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UH researchers discovering unique elegance of eye’s cell biology

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Stephen Greenwell
Mashal Kakakhel, now a first year medical student, was lead author for a paper shedding light on how rod and cone photoreceptors in the eye work and interact. The work was done with Dr. Muna Naash, the John S. Dunn Endowed Professor of Biomedical Engineering.
Mashal Kakakhel, now a first year medical student, was lead author for a paper shedding light on how rod and cone photoreceptors in the eye work and interact. The work was done with Dr. Muna Naash, the John S. Dunn Endowed Professor of Biomedical Engineering.

New research from the Cullen College of Engineering’s Biomedical Engineering Department is shedding light on how rod and cone photoreceptors in the eye work and interact.

The paper, “Syntaxin 3 is essential for photoreceptor outer segment protein trafficking and survival,” was published in Proceedings of the National Academy of Sciences of the United States of America (PNAS) in August 2020 and has, to date, been downloaded more than 500 times. The research was done by the lab of Dr. Muna Naash, a John S. Dunn Endowed Professor in the Biomedical Engineering Department. Mashal Kakakhel, now a first year Texas medical student, and a UH graduate with Masters and Bachelor’s degrees in Biomedical Engineering, served as the lead author with co-authors Lars Tebbe, Mustafa S. Makia, Shannon M. Conley, David M. Sherry and Muayyad R. Al-Ubaidi.

According to the paper’s abstract and summary, the trafficking of photoreceptor membrane proteins from their site of synthesis in the inner segment to the outer segment is critical for photoreceptor function and vision. Research by the group concluded that the SNARE protein Syntaxin 3 is an essential trafficking component for both disc rim proteins and neurotransmitter release.

“Throughout my courses, problem solving taught me how to study in a way that would first solidify my knowledge foundation, then use practice problems to make it stronger,” Kakakhel said. “This became even more useful when I worked on my Masters’ thesis, where I needed to extrapolate information and apply it to my own project pushing the boundaries of our existing understanding of protein trafficking. Without research, medicine would be stagnant. Now when studying all the trafficking pathways in my medical school textbooks, I can deeply appreciate all the effort it took to get there.”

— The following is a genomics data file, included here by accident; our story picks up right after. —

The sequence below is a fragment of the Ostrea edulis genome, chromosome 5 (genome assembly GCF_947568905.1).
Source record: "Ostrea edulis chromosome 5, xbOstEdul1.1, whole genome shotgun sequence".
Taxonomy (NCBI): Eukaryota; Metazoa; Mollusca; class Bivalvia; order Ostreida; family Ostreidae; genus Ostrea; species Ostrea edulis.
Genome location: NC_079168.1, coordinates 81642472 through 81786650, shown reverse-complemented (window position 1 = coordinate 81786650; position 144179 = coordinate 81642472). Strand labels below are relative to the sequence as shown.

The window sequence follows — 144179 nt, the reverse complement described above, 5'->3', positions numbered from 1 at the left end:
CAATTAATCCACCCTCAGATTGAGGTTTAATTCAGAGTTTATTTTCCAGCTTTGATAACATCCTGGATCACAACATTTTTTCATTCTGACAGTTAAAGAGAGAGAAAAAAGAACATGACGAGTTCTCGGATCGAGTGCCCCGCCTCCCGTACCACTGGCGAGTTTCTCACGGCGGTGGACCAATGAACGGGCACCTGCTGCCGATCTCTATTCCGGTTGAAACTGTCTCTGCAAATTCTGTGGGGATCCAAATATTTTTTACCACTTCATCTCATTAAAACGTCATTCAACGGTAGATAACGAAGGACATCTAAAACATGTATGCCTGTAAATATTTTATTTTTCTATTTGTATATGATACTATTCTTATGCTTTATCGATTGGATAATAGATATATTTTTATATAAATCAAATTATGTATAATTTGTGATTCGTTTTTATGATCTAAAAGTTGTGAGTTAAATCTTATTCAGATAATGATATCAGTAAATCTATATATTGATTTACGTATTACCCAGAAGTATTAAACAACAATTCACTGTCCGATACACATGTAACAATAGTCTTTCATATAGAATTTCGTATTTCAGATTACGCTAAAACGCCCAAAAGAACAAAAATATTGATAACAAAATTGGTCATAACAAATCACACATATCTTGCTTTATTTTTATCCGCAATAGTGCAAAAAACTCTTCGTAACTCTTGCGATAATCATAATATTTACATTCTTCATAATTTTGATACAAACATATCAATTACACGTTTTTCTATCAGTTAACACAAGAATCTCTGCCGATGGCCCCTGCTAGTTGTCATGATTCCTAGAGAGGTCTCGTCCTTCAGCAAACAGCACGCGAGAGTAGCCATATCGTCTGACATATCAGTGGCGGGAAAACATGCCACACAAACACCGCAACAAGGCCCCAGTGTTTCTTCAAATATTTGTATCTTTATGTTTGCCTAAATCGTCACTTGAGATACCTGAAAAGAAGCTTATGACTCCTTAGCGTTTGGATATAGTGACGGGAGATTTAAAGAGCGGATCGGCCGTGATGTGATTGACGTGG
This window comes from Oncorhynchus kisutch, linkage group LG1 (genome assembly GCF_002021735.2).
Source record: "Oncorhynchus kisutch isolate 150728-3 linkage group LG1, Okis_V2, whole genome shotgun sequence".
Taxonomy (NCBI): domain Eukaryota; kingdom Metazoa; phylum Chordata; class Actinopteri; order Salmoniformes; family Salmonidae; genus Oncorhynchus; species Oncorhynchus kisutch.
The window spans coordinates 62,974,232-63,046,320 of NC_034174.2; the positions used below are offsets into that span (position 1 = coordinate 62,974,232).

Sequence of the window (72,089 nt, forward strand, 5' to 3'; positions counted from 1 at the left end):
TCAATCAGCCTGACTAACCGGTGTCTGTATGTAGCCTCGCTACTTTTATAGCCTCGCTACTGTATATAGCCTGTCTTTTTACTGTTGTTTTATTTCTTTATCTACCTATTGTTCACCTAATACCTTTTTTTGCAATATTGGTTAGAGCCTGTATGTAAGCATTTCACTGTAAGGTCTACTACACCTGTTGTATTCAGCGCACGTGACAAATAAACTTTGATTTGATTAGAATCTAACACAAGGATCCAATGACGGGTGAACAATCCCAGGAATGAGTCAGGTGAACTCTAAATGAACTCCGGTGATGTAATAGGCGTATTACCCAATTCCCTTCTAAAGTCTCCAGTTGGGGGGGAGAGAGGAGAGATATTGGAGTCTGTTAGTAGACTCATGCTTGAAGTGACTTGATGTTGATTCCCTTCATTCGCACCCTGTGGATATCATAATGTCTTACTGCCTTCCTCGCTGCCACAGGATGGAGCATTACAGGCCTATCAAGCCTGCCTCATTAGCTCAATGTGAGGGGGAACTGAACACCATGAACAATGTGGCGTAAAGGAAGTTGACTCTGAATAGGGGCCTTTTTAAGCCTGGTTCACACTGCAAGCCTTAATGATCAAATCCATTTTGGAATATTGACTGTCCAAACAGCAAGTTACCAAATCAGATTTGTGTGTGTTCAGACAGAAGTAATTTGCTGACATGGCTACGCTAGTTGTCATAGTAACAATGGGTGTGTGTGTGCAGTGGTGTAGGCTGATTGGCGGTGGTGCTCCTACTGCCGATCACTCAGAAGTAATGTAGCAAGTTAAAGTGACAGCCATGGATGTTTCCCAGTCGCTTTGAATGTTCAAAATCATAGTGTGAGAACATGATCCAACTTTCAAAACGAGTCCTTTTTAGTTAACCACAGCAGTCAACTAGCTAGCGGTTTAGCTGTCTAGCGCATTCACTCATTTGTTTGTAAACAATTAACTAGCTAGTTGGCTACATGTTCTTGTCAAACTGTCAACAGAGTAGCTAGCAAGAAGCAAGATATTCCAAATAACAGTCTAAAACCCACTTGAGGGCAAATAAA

Kakakhel said she has always been interested in clinical research, since her dream growing up was to be a physician scientist.

“Growing up my father was an engineer and he inspired me to pursue an engineering degree, however, I still had a passion for science and medicine,” she said. “Biomedical engineering allowed me to do both. As an engineer the goal is to problem solve, which is the skill to recall pertinent information and apply it to various situations. This is crucial in engineering as well as medicine as it is not just about memorizing and retaining complex concepts but rather using the knowledge to understand and find a solution.”

Kakakhel said working with Naash at UH was invaluable when it came to her career goals.

“UH allowed me to learn how to perform experiments, write papers and present my work. Most importantly, it taught me how to think as an engineer and a scientist. The BME program is one of a kind because I felt so supported and motivated every step of the way, thanks to the undergraduate and graduate faculty. Building such a solid foundation where I was in a collaborative and positive environment was one of the most important aspects of my medical school application and my future career.”

Naash’s lab will continue to build upon the findings that Kakakhel presented in this paper, and will continue to publish subsequent papers on protein trafficking in the retina. These series of papers will give researchers and doctors a better understanding of the visual impairments that plague so many patients and may one day be the key to finding a cure for these individuals.

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